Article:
On the other hand, this oil is rich in polyunsaturated fatty acids (PUFAs) and has a low concentration of saturated fatty acids. This is what makes it really interesting from a nutritional point of view, as our diet is becoming increasingly rich in saturated fatty acids and there is an attempt to reduce their intake, due to their relation with the increase in total cholesterol and LDL cholesterol, which may cause coronary heart disease.

It should be noted that both hemp seeds and oils are gluten free.

Hemp seed flour is an excellent and easily digestible source of proteins. Picture 2 compares the proportion of amino acids to the total protein content of hemp seeds, soya and egg. The concentrations of proteins vary between the whole hemp seed (25%), shell-less seeds (45%), soya (32%) and egg (11%). Picture 1 shows the individual values of amino acids per 100g of protein in order to offer a direct comparison between these products.

The recent increase in the interest in hemp proteins, is due to their exceptional content in amino acids that have sulphur, i.e. methionine and cystenine, as well as its surprisingly high amount of arginine. This makes it an ideal nutritional complement for high-protein diets as it facilitates the increase of muscular mass.

Proportion of amino acids to the total protein content of hemp seeds, soya and egg whites
Picture 2. Proportion of amino acids to the total protein content of hemp seeds, soya and egg whites. The abbreviations are the ones recommended by IUPAC. Source: Callaway and Pate, 2009.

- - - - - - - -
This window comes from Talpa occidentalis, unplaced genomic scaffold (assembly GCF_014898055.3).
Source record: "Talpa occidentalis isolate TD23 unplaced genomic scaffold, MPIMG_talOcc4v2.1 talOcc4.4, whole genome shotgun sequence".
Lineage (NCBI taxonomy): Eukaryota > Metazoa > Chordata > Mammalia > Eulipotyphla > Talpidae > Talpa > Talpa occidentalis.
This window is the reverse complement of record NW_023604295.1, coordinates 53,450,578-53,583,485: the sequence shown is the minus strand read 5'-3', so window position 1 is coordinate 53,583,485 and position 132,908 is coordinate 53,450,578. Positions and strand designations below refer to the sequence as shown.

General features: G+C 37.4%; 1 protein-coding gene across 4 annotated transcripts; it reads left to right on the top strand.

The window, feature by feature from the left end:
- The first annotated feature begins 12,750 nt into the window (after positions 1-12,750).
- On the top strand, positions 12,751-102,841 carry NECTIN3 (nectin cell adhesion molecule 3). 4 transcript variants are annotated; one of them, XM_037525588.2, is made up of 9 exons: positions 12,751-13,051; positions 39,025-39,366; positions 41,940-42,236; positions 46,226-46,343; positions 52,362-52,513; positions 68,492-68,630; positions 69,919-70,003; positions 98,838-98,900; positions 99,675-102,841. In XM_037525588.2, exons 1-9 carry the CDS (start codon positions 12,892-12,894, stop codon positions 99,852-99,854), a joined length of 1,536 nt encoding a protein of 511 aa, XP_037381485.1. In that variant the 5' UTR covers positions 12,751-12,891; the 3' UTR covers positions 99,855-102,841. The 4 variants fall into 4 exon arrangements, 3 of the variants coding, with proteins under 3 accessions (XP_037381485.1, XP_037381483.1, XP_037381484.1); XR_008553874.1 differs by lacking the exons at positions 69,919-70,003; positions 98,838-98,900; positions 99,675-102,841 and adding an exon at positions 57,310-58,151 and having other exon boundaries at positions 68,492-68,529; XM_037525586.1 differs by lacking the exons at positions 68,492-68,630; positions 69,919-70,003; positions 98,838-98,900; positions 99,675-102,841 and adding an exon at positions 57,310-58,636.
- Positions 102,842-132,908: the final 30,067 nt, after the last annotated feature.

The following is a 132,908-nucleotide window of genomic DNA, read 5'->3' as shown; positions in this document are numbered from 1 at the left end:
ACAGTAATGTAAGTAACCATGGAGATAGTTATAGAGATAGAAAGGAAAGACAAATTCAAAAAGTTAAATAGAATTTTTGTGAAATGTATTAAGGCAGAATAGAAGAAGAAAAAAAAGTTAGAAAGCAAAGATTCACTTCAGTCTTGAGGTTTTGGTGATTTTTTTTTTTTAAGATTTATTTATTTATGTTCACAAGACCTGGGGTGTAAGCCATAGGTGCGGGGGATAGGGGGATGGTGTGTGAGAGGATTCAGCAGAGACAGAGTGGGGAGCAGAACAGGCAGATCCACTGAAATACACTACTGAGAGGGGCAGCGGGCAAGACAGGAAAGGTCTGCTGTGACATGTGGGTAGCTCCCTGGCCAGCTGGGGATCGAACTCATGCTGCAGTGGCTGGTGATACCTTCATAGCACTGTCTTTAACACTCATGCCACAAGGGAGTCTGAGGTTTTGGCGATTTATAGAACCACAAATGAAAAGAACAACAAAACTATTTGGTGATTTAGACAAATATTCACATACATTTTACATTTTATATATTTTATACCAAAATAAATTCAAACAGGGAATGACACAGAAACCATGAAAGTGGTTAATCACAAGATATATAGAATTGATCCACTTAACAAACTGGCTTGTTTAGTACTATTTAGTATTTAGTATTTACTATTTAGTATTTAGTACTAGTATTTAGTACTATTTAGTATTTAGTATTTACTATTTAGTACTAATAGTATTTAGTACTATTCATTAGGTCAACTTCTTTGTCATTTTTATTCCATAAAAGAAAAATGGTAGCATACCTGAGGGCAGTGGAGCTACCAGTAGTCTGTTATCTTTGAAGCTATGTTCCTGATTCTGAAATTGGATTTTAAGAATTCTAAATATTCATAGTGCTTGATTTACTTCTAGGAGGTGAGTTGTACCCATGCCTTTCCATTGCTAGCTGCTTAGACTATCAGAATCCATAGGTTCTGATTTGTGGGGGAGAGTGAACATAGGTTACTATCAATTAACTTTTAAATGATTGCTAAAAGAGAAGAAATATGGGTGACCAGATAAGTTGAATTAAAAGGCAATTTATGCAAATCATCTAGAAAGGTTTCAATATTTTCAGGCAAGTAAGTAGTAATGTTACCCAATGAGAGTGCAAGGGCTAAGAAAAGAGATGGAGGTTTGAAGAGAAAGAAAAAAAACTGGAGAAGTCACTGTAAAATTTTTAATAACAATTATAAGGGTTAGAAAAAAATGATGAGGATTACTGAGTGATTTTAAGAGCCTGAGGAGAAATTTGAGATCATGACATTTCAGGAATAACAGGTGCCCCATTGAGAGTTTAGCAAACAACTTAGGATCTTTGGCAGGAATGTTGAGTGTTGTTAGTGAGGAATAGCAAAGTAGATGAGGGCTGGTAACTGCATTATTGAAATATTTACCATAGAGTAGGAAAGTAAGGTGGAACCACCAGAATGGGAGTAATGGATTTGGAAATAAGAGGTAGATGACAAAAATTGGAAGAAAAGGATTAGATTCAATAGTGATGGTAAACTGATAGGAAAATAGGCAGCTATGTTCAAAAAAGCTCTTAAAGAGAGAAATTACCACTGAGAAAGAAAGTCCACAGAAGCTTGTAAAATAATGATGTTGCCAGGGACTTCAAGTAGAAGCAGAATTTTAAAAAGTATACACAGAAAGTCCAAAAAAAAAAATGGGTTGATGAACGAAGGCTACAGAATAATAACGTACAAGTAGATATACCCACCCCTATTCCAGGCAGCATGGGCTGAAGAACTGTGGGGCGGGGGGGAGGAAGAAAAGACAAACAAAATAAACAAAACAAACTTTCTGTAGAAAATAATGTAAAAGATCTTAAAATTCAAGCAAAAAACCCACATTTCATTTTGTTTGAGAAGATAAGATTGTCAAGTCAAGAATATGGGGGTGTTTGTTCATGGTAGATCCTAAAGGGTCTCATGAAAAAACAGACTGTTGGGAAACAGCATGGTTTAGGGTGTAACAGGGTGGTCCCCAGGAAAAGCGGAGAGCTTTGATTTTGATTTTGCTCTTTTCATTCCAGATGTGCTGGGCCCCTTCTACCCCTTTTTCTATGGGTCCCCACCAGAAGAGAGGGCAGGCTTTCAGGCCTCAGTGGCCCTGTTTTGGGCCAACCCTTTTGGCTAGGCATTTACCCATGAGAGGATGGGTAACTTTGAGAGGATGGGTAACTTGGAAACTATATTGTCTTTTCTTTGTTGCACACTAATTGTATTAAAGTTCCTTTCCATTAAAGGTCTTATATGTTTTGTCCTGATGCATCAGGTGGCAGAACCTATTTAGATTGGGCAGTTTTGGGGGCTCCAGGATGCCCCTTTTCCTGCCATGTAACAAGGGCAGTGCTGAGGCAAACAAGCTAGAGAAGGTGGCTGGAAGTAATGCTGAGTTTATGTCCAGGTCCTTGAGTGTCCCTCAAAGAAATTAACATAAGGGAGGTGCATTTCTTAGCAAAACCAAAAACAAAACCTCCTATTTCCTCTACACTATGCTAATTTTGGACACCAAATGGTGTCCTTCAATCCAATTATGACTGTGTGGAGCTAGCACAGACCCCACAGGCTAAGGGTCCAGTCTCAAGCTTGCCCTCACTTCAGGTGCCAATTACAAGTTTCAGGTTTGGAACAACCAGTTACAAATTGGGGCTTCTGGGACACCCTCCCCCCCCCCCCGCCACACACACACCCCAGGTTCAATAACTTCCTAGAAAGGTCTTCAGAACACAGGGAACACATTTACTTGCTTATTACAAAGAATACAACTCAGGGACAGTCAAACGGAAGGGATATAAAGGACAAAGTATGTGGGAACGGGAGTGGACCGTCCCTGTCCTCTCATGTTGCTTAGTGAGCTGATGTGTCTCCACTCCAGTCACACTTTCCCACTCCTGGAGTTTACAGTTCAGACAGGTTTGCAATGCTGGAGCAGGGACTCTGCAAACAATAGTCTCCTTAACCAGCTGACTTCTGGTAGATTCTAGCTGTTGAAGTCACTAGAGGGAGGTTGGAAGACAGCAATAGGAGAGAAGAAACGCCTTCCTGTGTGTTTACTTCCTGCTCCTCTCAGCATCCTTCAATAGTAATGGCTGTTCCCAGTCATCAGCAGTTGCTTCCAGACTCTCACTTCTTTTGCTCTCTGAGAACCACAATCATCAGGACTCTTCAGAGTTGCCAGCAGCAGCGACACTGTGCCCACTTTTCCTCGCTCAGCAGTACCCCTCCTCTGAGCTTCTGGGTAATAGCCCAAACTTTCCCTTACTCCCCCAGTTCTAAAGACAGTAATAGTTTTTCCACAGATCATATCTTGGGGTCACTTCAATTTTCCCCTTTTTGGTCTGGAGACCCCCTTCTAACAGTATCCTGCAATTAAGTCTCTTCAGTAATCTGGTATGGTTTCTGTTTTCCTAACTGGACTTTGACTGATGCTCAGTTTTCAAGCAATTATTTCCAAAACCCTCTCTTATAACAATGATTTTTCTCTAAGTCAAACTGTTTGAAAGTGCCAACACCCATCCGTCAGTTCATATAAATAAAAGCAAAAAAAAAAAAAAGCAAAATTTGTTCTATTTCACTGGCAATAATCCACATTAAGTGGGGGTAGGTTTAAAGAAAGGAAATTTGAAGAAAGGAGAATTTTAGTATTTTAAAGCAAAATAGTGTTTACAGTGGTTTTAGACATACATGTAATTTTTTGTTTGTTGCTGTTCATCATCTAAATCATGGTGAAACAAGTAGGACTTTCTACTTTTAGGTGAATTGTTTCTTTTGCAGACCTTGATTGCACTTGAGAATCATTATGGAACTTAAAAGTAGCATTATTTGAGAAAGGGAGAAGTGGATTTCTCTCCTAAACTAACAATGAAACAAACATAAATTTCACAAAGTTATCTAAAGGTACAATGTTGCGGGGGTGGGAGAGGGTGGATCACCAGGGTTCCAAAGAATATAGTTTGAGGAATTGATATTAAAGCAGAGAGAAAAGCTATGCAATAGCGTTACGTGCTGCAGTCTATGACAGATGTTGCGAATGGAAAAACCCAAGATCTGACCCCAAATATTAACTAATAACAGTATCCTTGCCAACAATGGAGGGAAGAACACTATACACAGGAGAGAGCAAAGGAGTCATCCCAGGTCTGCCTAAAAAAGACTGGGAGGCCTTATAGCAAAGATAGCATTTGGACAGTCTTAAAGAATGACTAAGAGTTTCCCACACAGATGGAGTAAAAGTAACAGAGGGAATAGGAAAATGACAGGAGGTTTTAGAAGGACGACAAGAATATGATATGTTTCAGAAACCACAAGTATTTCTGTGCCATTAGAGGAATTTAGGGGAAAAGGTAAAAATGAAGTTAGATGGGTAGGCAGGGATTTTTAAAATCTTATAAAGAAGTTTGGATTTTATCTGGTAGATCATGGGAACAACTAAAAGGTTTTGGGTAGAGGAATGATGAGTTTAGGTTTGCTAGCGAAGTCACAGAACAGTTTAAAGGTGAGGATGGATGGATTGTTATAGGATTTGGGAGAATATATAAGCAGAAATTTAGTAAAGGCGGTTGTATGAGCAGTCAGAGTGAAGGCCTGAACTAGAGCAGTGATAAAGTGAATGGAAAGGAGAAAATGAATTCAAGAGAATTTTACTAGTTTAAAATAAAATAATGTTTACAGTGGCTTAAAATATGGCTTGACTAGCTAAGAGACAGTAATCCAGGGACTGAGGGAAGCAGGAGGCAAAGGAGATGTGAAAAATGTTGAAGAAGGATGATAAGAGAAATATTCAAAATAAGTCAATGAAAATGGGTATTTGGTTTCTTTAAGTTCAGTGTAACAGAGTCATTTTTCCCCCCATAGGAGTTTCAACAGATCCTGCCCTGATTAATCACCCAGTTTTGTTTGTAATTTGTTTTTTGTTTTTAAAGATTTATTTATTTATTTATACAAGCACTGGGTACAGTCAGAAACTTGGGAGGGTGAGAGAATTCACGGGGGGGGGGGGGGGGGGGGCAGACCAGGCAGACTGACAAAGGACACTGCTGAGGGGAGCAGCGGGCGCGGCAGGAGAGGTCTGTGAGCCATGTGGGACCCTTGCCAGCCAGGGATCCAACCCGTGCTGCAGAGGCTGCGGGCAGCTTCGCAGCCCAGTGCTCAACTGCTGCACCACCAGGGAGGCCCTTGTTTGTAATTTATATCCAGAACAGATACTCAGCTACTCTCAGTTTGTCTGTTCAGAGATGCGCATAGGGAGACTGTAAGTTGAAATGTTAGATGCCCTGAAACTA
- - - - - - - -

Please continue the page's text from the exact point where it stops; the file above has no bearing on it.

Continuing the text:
The relevance of fatty acids to health

The high concentration in PUFAs makes it an especially important oil for human nutrition. Thus, it has been shown that omega-3 fatty acids help to decrease the risk of suffering cardiovascular diseases and the proliferation of several types of cancer. It also has beneficial effects in the treatment of inflammatory diseases, such as rheumatoid arthritis, psoriasis and Crohn’s disease.

GLA acts as an intermediary in the synthesis of long chain PUFAs, eicosanoids and endocannabinoids. These play an important role in vital processes such as the controlling of inflammations and muscle tone or the onset of contractions during labour.

This relation is 3:1 in hemp seed oil, having an appropriate omega-3 concentration. Germany, Austria, and Switzerland’s nutritional societies recommend a 4:1 to 5:1 relation. However, bearing in mind that the relation in Western Europe’s diets is around 10:1 (due to the constant increase in the intake of omega-6 fatty acids, mainly in processed food) the use of hemp seed oil is close to the recommended level. This is important as high ratios of omega-6 against lower ones of omega-3 cause the pathogenesis of cancer and many other diseases, including cardiovascular and autoimmune. Whereas lowering these ratios (omega-6/omega-3), i.e. by increasing omega-3, has beneficial impacts on health.

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Nutritional benefits of hemp seeds Hemp has been an important source of food, fibre and medicine for thousands of years in the Old World. The oldest documents that depict the use of hemp seeds as

que es hemp seeds en espanol

Que es hemp seeds en espanol
Those who frequent the bulk nuts and seeds section of the supermarket might already be familiar with hemp hearts, the edible interiors of the seed that hemp grows from. For those who have yet to come across hemp hearts, however, their reputation shouldn’t be associated with another plant byproduct you might immediately be thinking of.